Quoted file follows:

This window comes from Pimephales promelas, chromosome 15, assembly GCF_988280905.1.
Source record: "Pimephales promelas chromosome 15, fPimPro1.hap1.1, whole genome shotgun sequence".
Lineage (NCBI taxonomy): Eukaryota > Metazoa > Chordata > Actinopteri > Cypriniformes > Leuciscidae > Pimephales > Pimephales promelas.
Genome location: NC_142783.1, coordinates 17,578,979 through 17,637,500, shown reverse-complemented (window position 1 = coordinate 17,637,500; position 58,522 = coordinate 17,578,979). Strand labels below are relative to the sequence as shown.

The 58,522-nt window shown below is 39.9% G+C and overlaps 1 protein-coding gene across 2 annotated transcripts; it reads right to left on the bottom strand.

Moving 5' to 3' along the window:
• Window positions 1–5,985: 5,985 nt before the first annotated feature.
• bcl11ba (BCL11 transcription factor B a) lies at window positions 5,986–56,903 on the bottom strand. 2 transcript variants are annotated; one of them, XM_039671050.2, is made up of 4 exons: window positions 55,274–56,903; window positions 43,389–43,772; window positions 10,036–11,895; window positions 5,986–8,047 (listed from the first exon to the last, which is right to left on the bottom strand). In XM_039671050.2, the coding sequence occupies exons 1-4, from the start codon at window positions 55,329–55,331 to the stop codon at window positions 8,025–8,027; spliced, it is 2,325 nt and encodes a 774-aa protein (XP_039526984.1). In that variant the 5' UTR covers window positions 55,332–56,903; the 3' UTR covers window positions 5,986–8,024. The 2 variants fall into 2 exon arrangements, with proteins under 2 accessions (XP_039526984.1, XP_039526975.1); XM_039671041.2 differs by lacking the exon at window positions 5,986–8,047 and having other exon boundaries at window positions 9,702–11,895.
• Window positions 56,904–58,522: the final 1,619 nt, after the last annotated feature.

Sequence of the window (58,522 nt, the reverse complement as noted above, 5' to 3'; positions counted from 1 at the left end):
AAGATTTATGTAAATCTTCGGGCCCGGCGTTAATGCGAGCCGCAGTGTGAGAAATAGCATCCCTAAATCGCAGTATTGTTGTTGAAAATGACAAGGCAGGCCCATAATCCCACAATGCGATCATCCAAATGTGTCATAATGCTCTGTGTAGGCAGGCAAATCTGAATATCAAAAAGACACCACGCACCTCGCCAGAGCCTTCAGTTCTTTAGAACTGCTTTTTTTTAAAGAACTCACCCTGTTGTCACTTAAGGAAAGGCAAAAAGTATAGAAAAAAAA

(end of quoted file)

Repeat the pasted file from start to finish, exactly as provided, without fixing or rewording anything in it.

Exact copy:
This window comes from Pimephales promelas, chromosome 15, assembly GCF_988280905.1.
Source record: "Pimephales promelas chromosome 15, fPimPro1.hap1.1, whole genome shotgun sequence".
Lineage (NCBI taxonomy): Eukaryota > Metazoa > Chordata > Actinopteri > Cypriniformes > Leuciscidae > Pimephales > Pimephales promelas.
Genome location: NC_142783.1, coordinates 17,578,979 through 17,637,500, shown reverse-complemented (window position 1 = coordinate 17,637,500; position 58,522 = coordinate 17,578,979). Strand labels below are relative to the sequence as shown.

The 58,522-nt window shown below is 39.9% G+C and overlaps 1 protein-coding gene across 2 annotated transcripts; it reads right to left on the bottom strand.

Moving 5' to 3' along the window:
• Window positions 1–5,985: 5,985 nt before the first annotated feature.
• bcl11ba (BCL11 transcription factor B a) lies at window positions 5,986–56,903 on the bottom strand. 2 transcript variants are annotated; one of them, XM_039671050.2, is made up of 4 exons: window positions 55,274–56,903; window positions 43,389–43,772; window positions 10,036–11,895; window positions 5,986–8,047 (listed from the first exon to the last, which is right to left on the bottom strand). In XM_039671050.2, the coding sequence occupies exons 1-4, from the start codon at window positions 55,329–55,331 to the stop codon at window positions 8,025–8,027; spliced, it is 2,325 nt and encodes a 774-aa protein (XP_039526984.1). In that variant the 5' UTR covers window positions 55,332–56,903; the 3' UTR covers window positions 5,986–8,024. The 2 variants fall into 2 exon arrangements, with proteins under 2 accessions (XP_039526984.1, XP_039526975.1); XM_039671041.2 differs by lacking the exon at window positions 5,986–8,047 and having other exon boundaries at window positions 9,702–11,895.
• Window positions 56,904–58,522: the final 1,619 nt, after the last annotated feature.

Sequence of the window (58,522 nt, the reverse complement as noted above, 5' to 3'; positions counted from 1 at the left end):
AAGATTTATGTAAATCTTCGGGCCCGGCGTTAATGCGAGCCGCAGTGTGAGAAATAGCATCCCTAAATCGCAGTATTGTTGTTGAAAATGACAAGGCAGGCCCATAATCCCACAATGCGATCATCCAAATGTGTCATAATGCTCTGTGTAGGCAGGCAAATCTGAATATCAAAAAGACACCACGCACCTCGCCAGAGCCTTCAGTTCTTTAGAACTGCTTTTTTTTAAAGAACTCACCCTGTTGTCACTTAAGGAAAGGCAAAAAGTATAGAAAAAAAA